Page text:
SAINT JOHN – WorkSafeNB will be increasing the assessment rate charged to employers for the third year in a row, the Crown corporation announced Thursday.
The 2019 average assessment rate will be $2.92 per $100 of payroll compared to the 2018 rate of $1.70.
WorkSafeNB says the high assessment rate is being driven by the increasing costs of workers’ compensation claims, which have doubled from $199 million in 2014 to a projected $400 million in 2018. Future liabilities, which are the funds required to pay for all future claim costs related to a current year injury, also increased by $800 million during that same period.
Douglas Jones, the president and CEO of WorkSafeNB, says these increases are not due to an increase of workplace injuries, but longer claim durations. He says this is an unintended consequence of legislation passed in 2015. That legislation established an independent, external appeals tribunal, which is consistent with other provinces. However, the legislation also allowed the appeals tribunal to overturn board policy, which he says binds WorkSafeNB in all matters.
“The appeals tribunal, when they’re looking at a single case, they’re making their best decision based on the information that they have. But the way the legislation was written is that their decisions on that can then affect hundreds or thousands of other cases in ways they never envisioned,” said Jones, in an interview with Huddle. “Some of those unintended consequences that we’re seeing from that is we’re ending up with people that are receiving worker compensation benefits for injuries or illnesses that do not have anything to do with a workplace injury.”
In May 2017, the province’s Minister of Post-secondary Education, Training and Labour appointed an independent task force comprised of both workers and employers to review New Brunswick’s workers’ compensation system. Its report was released in July 2018 with 28 recommendations, including proposed legislative changes that have all been endorsed by WorkSafe NB. Within those 28 recommendations are changes that would not only help injured workers but also bring assessment rate back down.
“In a nutshell, it’s returning the jurisdiction or the authority for policy back to the board. That’s really the biggest thing about rates,” said Jones. “There are also recommendations in there that are designed around improving safe work practices, such as removing the unpaid three-day waiting period. Those are important for different people because it’s a balanced system. It’s not just employers. We have to consider employers, injured workers, and their families.”
The rate increase was unwelcome news to much of the province’s business community, who have voiced concern about the skyrocketing rates over the past several years.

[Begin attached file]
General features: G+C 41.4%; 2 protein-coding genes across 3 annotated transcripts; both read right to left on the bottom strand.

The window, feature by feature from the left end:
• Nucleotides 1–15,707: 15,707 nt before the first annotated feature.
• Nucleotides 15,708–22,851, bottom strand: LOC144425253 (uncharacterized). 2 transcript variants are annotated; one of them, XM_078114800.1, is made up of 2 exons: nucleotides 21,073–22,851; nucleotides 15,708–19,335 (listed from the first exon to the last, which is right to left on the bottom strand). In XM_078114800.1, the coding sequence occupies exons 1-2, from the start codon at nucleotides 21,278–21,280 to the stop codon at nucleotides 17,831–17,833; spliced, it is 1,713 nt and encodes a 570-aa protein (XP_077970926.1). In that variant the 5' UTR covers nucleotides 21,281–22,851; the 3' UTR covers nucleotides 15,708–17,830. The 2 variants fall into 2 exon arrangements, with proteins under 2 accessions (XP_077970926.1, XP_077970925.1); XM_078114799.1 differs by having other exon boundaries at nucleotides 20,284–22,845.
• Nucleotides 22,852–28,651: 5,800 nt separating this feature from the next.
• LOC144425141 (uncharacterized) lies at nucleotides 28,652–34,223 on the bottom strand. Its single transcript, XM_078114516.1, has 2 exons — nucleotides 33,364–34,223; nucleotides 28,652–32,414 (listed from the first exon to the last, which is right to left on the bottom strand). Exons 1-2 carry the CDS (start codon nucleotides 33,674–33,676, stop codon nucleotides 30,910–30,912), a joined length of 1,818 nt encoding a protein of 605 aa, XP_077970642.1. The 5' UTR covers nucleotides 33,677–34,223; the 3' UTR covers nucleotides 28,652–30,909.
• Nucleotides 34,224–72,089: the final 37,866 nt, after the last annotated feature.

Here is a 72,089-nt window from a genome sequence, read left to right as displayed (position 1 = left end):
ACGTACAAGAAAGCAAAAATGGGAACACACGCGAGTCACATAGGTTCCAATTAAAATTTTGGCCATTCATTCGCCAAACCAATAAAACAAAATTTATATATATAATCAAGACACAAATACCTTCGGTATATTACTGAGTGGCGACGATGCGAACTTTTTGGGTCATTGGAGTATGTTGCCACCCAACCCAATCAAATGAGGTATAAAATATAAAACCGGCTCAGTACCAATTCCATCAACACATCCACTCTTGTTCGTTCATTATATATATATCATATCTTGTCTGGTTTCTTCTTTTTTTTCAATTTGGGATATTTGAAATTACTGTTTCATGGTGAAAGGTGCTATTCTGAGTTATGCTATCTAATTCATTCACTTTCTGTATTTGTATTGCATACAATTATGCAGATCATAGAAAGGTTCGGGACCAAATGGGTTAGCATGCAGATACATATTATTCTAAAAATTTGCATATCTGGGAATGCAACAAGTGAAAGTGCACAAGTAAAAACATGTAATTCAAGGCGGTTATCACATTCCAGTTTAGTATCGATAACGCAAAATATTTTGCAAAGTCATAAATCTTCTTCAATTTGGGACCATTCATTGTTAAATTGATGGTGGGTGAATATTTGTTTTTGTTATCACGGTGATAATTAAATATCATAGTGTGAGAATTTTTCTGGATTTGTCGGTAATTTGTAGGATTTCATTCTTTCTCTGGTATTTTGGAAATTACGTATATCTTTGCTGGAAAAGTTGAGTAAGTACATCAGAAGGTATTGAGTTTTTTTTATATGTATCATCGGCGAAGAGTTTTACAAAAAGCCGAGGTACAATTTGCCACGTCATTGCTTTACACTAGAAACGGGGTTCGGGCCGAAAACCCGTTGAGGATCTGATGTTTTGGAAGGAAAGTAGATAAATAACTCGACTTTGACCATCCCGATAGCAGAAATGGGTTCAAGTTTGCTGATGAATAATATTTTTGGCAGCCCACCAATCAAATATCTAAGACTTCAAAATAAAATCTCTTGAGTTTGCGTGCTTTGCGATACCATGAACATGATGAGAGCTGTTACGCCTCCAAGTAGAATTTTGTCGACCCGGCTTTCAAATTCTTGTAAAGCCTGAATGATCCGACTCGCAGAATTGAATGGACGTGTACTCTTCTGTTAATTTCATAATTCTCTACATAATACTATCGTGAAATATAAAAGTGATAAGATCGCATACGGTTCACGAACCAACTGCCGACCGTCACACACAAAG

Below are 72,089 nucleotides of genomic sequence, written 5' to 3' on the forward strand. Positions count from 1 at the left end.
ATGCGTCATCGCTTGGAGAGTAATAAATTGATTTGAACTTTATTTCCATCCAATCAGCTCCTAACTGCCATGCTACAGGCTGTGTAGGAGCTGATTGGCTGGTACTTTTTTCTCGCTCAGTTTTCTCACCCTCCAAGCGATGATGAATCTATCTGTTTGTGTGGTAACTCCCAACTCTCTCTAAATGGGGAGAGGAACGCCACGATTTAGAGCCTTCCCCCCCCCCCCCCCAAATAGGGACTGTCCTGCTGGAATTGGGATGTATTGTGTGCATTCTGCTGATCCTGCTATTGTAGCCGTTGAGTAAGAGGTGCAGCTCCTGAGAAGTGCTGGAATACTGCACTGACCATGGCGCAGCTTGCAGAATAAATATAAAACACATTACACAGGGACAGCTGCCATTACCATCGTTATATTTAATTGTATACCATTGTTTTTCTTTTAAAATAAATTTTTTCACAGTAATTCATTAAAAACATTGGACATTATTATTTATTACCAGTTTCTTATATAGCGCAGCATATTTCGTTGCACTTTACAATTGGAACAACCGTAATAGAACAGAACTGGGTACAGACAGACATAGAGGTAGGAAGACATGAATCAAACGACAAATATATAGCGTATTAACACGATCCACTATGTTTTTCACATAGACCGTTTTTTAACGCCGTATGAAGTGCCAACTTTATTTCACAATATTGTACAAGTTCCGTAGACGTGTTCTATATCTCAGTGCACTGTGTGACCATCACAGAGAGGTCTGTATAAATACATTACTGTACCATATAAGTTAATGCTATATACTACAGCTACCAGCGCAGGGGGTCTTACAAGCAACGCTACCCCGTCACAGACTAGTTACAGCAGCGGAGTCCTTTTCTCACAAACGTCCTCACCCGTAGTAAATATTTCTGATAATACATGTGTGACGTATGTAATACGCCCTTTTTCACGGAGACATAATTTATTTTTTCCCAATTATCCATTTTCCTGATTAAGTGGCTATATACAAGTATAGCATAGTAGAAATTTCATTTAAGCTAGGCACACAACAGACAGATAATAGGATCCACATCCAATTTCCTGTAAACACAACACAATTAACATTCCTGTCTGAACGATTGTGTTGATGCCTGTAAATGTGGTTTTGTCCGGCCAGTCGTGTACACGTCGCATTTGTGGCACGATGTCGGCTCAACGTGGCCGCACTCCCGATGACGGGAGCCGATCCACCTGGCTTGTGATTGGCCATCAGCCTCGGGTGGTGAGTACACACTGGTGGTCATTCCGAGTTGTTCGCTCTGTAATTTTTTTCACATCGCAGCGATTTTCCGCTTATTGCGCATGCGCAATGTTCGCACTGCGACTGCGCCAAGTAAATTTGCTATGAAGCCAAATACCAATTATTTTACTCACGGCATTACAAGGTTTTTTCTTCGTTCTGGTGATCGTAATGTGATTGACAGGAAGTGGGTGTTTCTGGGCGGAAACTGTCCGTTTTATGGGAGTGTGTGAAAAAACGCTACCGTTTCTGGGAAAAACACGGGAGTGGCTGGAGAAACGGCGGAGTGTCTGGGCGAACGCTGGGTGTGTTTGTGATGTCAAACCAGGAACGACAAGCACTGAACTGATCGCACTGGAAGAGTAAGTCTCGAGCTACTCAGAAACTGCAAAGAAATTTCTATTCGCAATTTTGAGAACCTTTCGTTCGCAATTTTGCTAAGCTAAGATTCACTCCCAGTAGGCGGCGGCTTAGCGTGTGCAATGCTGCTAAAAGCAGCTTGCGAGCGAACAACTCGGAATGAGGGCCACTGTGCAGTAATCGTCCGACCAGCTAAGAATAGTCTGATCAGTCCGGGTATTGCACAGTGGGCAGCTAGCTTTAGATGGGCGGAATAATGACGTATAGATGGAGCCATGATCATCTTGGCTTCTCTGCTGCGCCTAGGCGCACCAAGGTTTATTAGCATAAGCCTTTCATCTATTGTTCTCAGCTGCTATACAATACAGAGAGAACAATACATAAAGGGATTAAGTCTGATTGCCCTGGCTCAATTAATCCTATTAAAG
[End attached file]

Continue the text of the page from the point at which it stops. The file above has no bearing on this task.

“These new costs have nothing to do with increases in workplace injuries and everything to do with a system out of control.” said Louis-Philippe Gauthier, the Canadian Federations of Independent Business’s (CIFB) director of provincial affairs for New Brunswick, in a release. “Businesses owners are frustrated and understandably angry. They have no ability to fix what is happening to the workers’ compensation system and yet are forced to pay the bill for a mistake government made in 2015.”
CFIB is calling on the newly elected provincial government to act on the task force’s recommendations.
“All members of the new legislative assembly have an opportunity to collaborate and fix this by acting quickly on the recommendations of the task force,” said Gauthier. “If our MLAs fail to act now, the damage done to the Workers’ Compensation System will be measured in decades instead of years and inevitably will lead to reductions in benefits for injured workers.”
Jones said WorkSafeNB has met with the incoming provincial government led by Progressive Conservative leader Blaine Higgs to discuss the proposed legislative changes.
“In the last few days, we’ve been spending time with the MLAs. We’ve met with the PC caucus and premier-elect Higgs and are very encouraged that they quickly understood the magnitude of the problem,” said Jones. “I’m very confident that they’re going to do everything they can to work with us on the legislative changes so we can get the benefit of those as soon as possible and hopefully start turning this in a better direction.”
Meanwhile, he said he’s sympathetic to what this new increase is going to cost businesses.
“I just can’t imagine the challenges that some of the employers are going to go through,” Jones says. “I would ask their support in endorsing the task force recommendation and helping us get those through as quickly as we possibly can because that’s what’s going to make the most immediate and long-term changes and improvements in the system.”